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Aundrey Lett v. San Bernardino County

October 5, 2011

AUNDREY LETT,
PLAINTIFF,
v.
SAN BERNARDINO COUNTY, ET AL.,
DEFENDANTS.



The opinion of the court was delivered by: Suzanne H. Segal United States Magistrate Judge

MEMORANDUM AND ORDER DISMISSING COMPLAINT WITH LEAVE TO AMEND

Plaintiff, a federal prisoner proceeding pro se, filed his Complaint alleging violations of 42 U.S.C. section 1983 ("Complaint") on September 7, 2011, against three named employees (collectively "Defendants"). For the reasons stated below, the Complaint is dismissed with leave to amend.

Congress mandated that district courts perform an initial screening of complaints in civil actions where a prisoner seeks redress from a governmental entity or employee. 28 U.S.C. § 1915A(a). This Court may dismiss such a complaint, or any portions thereof, before service of process if it concludes that the complaint (1) is frivolous or malicious, (2) fails to state a claim upon which relief can be granted, or (3) seeks monetary relief from a defendant who is immune from such relief. 28 U.S.C. § 1915A(b); see also Lopez v. Smith, 203 F.3d 1122, 1126 & n.7 (9th Cir. 2000) (en banc).

ALLEGATIONS OF THE COMPLAINT

Plaintiff sues the following defendants: 1) San Bernardino County ("County"); 2) West Valley Detention Center ("West Valley"); and 3) Arrowhead Regional Medical Center ("Arrowhead"). (Complaint at 3).*fn1

Plaintiff asserts that West Valley and Arrowhead failed to provide him with "adequate medical care" by failing to timely respond to his requests for treatment. (Id. at 3-11). Specifically, Plaintiff claims West Valley ignored some of his requests for treatment. (Id. at 3-8). Further, Plaintiff asserts that Arrowhead committed "medical malpractice" when it took more than ten months to schedule a follow up operation after he was diagnosed with a deviated septum. (Id. at 9-10). According to Plaintiff, County is liable for West Valley and Arrowhead as the "power entity . . . due to joint and several liability." (Id. at 12). Defendants are all sued in their official capacity. (Id. at 3).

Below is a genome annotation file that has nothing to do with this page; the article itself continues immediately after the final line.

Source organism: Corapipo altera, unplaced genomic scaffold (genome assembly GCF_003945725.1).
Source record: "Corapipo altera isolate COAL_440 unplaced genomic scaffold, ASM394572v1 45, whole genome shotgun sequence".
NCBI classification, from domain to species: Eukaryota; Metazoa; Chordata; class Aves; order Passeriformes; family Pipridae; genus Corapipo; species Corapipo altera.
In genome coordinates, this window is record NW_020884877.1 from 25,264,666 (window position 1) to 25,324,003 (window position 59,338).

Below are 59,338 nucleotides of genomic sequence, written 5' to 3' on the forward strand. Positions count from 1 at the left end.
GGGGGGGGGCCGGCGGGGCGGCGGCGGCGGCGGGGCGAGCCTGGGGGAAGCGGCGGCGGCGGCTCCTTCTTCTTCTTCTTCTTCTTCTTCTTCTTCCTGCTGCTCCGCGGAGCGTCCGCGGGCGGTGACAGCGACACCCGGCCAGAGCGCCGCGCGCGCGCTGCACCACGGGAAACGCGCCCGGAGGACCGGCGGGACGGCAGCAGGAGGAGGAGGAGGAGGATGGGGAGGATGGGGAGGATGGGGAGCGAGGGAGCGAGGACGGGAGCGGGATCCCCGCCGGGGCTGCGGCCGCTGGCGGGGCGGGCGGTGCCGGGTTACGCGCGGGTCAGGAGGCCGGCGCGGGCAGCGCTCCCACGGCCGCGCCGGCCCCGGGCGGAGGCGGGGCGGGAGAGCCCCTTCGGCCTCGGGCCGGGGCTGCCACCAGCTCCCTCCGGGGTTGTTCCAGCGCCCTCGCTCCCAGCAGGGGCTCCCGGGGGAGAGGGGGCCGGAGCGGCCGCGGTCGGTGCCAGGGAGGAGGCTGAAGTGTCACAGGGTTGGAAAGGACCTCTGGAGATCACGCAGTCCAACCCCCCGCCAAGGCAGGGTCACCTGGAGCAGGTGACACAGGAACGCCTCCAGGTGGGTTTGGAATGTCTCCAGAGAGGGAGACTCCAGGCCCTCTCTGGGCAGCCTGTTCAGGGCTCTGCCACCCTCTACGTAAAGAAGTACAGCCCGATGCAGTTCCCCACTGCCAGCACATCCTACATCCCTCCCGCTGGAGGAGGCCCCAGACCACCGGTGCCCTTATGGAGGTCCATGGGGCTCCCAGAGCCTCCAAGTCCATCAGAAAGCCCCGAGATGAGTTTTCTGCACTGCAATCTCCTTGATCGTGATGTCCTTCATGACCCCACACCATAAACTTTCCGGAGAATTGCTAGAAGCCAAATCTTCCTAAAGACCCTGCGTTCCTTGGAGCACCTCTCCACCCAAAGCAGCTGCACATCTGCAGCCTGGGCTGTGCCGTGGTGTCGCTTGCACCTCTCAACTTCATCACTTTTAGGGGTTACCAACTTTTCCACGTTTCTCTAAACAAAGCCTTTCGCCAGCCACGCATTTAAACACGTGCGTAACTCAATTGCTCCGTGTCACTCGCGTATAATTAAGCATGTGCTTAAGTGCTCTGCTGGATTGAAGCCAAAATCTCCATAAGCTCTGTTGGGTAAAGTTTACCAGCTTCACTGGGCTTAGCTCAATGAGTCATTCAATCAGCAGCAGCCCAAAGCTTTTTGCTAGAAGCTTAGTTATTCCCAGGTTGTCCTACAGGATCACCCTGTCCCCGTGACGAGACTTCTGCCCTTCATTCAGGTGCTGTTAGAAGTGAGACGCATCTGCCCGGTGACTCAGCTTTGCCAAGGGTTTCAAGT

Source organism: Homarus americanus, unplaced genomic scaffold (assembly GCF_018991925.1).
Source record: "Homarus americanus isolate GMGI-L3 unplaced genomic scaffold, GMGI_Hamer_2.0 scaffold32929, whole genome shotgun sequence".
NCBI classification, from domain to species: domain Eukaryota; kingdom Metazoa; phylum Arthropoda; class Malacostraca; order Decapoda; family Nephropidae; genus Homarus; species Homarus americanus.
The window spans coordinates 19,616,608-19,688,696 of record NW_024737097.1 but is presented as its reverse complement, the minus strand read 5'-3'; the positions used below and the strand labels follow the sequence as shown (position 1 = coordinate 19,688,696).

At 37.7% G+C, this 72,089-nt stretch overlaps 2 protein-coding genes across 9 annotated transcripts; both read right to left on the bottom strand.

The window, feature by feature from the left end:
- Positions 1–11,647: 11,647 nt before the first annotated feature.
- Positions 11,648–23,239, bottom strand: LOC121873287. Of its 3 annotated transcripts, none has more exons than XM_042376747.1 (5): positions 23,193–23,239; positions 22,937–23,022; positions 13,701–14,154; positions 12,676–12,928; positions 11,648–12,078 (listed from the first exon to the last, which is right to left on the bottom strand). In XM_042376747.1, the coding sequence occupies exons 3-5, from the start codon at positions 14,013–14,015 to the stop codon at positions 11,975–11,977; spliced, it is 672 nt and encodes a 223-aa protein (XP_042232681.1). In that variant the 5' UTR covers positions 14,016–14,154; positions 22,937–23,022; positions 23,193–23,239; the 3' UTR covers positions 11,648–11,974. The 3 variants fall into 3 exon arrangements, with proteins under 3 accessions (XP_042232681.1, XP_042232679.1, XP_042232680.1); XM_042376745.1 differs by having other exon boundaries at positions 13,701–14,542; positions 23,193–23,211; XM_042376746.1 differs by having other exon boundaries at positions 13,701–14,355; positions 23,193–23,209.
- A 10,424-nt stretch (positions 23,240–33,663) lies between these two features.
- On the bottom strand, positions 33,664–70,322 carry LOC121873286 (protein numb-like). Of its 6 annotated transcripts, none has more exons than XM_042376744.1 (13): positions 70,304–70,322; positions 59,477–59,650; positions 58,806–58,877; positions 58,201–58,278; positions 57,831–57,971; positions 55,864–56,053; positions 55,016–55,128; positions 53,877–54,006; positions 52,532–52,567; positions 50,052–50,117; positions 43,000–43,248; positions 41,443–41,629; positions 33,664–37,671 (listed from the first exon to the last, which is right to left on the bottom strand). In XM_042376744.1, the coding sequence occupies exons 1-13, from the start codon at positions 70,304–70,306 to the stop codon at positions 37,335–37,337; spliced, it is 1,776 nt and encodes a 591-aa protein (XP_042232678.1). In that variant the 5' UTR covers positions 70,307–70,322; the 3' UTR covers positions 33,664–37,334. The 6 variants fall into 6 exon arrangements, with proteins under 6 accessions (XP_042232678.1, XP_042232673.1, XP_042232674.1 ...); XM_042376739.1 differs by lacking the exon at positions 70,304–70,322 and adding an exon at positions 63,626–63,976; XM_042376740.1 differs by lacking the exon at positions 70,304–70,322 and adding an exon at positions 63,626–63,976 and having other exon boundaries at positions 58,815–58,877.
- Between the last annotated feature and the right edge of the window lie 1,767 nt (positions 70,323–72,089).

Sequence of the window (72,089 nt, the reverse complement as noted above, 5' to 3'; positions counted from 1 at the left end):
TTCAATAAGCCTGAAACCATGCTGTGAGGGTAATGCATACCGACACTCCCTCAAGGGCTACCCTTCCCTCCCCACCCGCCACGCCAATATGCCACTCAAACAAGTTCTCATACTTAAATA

DISCUSSION

Under 28 U.S.C. § 1915A(b), the Court must dismiss Plaintiff's Complaint due to defects in pleading. Pro se litigants in civil rights cases, however, must be given leave to amend their complaints unless it is absolutely clear that the deficiencies cannot be cured by amendment. Lopez, 203 F.3d at 1127-29. Accordingly, the Court grants Plaintiff leave to amend, as indicated below.*fn2

A. The Claims Against Defendants In Their Official Capacities Are Defective

Plaintiff is suing Defendants in their official capacity for ignoring his request of treatment and medical malpractice. (Complaint at 3). Additionally, Plaintiff seeks monetary damages equaling twenty-four million dollars. (Id. at 13). However, the Constitution bans damage actions against state officials in their official capacities. Pena v. Gardner, 976 F.2d 469, 472 (9th Cir. 1992). Therefore, Plaintiff's claims against Defendants in their official capacities are defective and must be dismissed.

B. Arrowhead And West Valley Are Not Proper Defendants To This Action

Plaintiff asserts a claim against Arrowhead for medical malpractice for failing to provide him with timely medical treatment. (Complaint at 10). However, to state a claim under section 1983, a plaintiff must allege that the deprivation of a protected right was committed by a person acting under color of state law. Anderson v. Warner, 451 F.3d 1063, 1067 (9th Cir. 2006); Cox v. Hellerstein, 685 F.2d 1098, 1099 (9th Cir. 1982). Here, Arrowhead is a medical center that treated Plaintiff for the limited purpose of fixing his deviated septum. (Complaint at 7). However, Arrowhead is not a "state actor" for purposes of a section 1983 action. Accordingly, all claims against Arrowhead must be dismissed. See Anderson, 451 F.3d at 1067.

Additionally, Plaintiff's claims against West Valley Detention Center are deficient because West Valley is an "entity" and not an individual. A governmental entity cannot be sued unless it "had a deliberate policy, custom, or practice that was the 'moving force' behind the constitutional violation [Plaintiff] suffered." See Galen v. County of Los Angeles, 477 F.3d 652, 667 (9th Cir. 2007) (quoting Monell v. Dep't of Soc. Servs., 436 U.S. 658, 694-95, 98 S. Ct. 2018, 56 L. Ed. 2d 611 (1978)). Moreover, the Supreme Court specifically rejected governmental liability based on the doctrine of respondeat superior. Monell, 436 U.S. at 691-94. Thus, ...


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